Each country is responsible for its own share of GHG emissions. Hence, it cannot escape responsibility by arguing that, compared to the rest of the world, its own emissions are relatively limited in scope and that a reduction would have very little impact on a global scale. The State is obliged to reduce its GHG emissions in proportion to its share. This obligation is based on Articles 2 and 8 ECHR, because there is a grave risk that dangerous climate change will occur, endangering the lives and welfare of many people in the Netherlands.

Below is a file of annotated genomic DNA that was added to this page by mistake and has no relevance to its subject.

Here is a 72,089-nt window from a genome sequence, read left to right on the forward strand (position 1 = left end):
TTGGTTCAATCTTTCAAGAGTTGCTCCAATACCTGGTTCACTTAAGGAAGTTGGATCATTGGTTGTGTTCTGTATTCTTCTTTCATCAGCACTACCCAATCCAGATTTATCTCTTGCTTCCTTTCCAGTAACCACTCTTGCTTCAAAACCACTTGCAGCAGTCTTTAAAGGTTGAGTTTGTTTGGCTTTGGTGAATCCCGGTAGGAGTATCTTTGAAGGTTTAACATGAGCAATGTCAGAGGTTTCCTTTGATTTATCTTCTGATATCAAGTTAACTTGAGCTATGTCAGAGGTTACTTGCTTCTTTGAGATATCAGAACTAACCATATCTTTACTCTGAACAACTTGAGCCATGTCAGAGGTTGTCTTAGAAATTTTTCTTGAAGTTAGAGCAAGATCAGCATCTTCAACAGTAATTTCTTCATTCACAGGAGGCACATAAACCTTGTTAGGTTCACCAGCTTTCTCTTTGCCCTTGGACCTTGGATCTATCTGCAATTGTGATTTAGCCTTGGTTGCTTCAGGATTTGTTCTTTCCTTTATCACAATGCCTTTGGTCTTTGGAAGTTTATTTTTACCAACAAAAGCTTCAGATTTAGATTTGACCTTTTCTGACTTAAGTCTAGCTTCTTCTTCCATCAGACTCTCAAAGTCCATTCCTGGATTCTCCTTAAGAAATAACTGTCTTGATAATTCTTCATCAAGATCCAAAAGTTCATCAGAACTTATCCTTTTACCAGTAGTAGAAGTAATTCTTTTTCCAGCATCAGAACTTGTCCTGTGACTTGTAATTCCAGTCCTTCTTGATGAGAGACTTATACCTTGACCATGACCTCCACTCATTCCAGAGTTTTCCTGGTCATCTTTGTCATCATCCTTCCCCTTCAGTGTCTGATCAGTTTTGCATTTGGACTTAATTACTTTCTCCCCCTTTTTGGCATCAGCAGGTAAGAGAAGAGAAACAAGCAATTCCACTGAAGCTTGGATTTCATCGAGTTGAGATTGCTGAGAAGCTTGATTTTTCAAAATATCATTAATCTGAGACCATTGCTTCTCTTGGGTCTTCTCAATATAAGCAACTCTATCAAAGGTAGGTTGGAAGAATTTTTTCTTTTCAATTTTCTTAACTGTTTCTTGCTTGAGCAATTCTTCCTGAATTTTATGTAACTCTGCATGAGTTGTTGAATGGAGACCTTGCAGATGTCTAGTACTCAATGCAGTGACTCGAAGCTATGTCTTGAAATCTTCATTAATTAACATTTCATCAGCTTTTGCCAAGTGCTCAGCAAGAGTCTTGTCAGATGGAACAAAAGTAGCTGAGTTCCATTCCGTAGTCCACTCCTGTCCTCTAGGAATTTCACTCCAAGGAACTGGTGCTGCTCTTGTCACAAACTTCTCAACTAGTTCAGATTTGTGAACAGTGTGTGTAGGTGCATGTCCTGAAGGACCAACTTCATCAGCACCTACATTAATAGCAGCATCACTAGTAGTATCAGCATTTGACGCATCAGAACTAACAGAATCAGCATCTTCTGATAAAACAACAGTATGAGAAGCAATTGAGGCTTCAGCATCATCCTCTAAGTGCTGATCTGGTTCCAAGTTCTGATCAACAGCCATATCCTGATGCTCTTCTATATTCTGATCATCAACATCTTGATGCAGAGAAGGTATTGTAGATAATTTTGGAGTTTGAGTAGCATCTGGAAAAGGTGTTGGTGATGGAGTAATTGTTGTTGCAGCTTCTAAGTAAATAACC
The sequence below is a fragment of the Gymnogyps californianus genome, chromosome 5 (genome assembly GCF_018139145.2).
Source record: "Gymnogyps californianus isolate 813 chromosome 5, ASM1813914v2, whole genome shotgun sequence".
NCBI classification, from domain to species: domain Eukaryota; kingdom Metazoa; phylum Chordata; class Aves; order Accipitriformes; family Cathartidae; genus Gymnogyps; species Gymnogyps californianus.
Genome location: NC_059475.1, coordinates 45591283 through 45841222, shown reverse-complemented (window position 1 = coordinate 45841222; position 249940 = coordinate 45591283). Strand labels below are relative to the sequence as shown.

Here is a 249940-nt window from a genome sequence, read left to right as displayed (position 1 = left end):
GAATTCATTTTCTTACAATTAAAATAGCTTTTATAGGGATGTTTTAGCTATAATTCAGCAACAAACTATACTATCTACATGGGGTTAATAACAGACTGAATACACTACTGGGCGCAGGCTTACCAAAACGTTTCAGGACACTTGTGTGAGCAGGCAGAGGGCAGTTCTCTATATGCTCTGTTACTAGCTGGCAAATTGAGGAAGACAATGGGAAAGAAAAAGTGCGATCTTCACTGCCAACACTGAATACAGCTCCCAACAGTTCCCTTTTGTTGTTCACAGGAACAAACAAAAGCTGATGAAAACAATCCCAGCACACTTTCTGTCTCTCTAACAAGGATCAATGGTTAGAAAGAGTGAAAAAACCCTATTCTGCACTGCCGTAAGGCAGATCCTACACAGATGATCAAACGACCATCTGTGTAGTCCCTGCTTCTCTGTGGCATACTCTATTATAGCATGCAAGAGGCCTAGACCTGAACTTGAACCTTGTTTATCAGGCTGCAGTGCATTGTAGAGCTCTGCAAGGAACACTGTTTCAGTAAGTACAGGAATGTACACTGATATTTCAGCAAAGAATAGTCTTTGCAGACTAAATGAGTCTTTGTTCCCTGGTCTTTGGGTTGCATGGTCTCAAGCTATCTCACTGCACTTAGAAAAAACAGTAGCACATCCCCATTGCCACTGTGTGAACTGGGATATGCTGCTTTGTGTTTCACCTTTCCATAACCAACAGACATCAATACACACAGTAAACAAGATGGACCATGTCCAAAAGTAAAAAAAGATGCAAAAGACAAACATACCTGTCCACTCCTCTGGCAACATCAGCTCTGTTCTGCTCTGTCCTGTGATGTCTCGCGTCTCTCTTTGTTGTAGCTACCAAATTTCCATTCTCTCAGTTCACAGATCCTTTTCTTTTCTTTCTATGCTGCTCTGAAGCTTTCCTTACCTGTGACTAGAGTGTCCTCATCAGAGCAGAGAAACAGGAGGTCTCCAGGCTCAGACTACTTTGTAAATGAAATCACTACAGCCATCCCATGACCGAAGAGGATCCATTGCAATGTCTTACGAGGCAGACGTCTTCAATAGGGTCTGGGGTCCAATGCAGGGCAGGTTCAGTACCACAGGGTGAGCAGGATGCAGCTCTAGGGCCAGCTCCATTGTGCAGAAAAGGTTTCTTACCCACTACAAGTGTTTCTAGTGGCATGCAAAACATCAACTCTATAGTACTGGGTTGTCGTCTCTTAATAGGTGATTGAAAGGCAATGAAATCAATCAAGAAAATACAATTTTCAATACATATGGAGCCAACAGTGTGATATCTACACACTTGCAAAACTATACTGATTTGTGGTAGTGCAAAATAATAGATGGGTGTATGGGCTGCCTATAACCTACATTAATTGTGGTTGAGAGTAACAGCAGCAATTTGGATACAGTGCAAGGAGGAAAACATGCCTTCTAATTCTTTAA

When giving substance to the positive obligations imposed on the State pursuant to Articles 2 and 8 ECHR, broadly supported scientific insights and internationally accepted standards must be taken into account. Important in this respect are, inter alia, the IPCC reports. The IPCC's 2007 report contains a scenario in which global warming could reasonably be expected to be limited to a maximum of 2°C. To that effect the (Kyoto Protocol) Annex I countries would have to reduce their emissions in 2020 by 25-40%, and in 2050 by 80-95%, compared to 1990. At the annual climate conferences held in the context of the UNFCCC since 2007, virtually every country has regularly pointed out the necessity of acting in accordance with the scenario of the IPCC and achieving a 25-40% reduction of GHG gas emissions in 2020. The scientifically supported necessity of reducing emissions by 30% in 2020, compared to 1990, has been expressed on multiple occasions by and in the EU.